My picking hand nails are only a few mm over my finger, so to speak. Initially, I thought thought they needed to be longer but that was not the case. For me, to long and they actually catch on the strings, almost like a hook would and snap off resulting in an unpleasant sound. It is interesting, how you can play with the sound with your nails and the pad of your finger.

actadh
12-04-2015, 04:39 AM
I am normally a short nail person. All my life, my nails were clipped short using nail clippers so little if no white is visible. A good stretch of my twenties was in the automotive repair field and I hated grease under my nails. It was just easier to keep them clipped short.

I grew them out on the right hand last year when I took up fingerpicking. Filing, buffing, shaping etc. was done all the time. I have recently gone back to short nails cut with nail clippers. Little difference in sound and I have much more control in technique. And, much less prep time.

natchez
12-04-2015, 05:13 AM
Here you go https://www.youtube.com/watch?v=anMQb7_83vY This is the author of Pumping Nylon. This will show you how to pluck the string but also at the end, he goes into nail shaping.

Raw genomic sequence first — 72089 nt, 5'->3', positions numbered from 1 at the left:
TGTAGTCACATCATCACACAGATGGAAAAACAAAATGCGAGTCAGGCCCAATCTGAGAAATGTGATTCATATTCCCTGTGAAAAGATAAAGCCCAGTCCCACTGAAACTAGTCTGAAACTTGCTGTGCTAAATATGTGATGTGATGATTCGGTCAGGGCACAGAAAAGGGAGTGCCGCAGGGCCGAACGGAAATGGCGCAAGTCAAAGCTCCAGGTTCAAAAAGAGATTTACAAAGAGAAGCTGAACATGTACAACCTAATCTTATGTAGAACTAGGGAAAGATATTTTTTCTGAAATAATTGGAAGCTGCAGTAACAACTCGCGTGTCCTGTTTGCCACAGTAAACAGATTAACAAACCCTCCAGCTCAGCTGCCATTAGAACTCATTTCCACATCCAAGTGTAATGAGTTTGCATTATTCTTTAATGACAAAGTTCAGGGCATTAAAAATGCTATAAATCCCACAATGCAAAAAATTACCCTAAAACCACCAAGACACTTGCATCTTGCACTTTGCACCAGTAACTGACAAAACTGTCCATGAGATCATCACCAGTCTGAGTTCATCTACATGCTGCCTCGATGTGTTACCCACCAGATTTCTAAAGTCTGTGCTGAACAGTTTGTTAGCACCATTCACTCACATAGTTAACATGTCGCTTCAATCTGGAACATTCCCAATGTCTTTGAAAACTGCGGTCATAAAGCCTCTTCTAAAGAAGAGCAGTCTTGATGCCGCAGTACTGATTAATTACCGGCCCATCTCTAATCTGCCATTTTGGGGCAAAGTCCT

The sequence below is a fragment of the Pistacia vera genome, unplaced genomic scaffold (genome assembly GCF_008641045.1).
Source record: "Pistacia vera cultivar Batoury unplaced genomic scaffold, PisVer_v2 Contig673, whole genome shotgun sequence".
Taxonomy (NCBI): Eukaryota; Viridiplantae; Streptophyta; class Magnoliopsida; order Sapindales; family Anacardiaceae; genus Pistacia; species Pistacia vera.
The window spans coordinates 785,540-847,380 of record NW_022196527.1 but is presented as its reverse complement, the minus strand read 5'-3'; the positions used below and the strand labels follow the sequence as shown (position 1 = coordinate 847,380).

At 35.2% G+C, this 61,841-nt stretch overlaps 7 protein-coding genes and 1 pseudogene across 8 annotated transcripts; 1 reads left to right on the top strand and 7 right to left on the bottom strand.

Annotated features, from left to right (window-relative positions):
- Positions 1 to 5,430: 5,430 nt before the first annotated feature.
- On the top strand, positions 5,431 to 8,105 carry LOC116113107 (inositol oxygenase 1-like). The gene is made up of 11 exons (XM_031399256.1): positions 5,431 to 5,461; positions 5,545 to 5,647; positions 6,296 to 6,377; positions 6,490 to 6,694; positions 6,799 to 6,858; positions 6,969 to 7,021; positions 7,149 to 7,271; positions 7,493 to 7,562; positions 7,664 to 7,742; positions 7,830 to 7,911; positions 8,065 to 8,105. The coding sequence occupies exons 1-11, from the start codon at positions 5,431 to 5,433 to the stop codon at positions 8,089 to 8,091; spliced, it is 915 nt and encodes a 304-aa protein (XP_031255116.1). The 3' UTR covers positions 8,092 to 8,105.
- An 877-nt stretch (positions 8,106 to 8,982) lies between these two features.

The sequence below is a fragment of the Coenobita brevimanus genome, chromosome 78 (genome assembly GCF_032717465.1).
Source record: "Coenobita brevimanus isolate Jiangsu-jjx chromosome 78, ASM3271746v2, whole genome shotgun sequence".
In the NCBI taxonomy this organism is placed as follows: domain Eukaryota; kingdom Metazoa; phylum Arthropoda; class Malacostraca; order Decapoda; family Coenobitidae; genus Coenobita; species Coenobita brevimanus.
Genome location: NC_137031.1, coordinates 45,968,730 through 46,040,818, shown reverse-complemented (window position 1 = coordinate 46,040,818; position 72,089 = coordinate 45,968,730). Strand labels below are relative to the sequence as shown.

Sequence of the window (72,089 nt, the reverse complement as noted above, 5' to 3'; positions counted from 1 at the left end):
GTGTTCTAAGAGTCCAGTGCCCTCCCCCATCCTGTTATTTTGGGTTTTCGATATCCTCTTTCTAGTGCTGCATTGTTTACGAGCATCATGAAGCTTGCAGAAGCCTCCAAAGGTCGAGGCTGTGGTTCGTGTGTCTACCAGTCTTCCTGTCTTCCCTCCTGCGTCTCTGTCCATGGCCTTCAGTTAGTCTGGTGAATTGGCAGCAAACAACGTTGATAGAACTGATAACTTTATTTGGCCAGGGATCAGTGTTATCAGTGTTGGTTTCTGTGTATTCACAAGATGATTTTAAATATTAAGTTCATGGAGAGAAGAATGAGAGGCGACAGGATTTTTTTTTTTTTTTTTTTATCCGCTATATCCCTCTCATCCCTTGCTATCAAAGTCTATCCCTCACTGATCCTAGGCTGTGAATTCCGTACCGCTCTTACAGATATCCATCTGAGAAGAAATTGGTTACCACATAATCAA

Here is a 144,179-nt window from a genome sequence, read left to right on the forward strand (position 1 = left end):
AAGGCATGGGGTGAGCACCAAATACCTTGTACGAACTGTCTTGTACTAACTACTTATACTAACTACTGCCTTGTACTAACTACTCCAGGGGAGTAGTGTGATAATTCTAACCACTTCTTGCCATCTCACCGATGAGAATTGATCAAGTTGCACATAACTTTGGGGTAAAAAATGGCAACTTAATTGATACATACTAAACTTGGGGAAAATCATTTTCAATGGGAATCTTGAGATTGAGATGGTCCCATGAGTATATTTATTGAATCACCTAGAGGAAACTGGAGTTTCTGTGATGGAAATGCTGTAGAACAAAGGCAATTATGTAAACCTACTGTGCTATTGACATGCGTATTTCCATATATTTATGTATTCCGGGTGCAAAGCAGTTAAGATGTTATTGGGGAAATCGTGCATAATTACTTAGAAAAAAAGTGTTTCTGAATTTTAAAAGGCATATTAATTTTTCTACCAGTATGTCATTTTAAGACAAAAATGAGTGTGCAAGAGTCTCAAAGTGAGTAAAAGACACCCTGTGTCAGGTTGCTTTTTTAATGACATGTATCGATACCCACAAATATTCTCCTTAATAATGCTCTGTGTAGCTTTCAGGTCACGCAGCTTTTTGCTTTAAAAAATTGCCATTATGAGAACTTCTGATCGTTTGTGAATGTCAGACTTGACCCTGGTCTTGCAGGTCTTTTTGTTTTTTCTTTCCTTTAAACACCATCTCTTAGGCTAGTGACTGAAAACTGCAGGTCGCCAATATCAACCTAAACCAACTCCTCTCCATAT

You do not need to have real long nails. Watch the the video near the end. I actually play classical and do some athletics where I can not have long nails. My nails do not come out over my finger tips and I'm still able to get good tone.

This was a very interesting and useful link, thanks much. The nail part starts towards the end of the linked video and continues into the next.

Nail growth patterns and shapes vary quite a bit depending upon the person. For example, my nails grow out in a fan like shape, rather than having straighter sides. So shaping my nails are quite different than it might be for you and others. I need to file the sides some, even when they are short. Besides the excellent shaping tips in the video JustinJ posted, the use of only a fine file was also a great tip.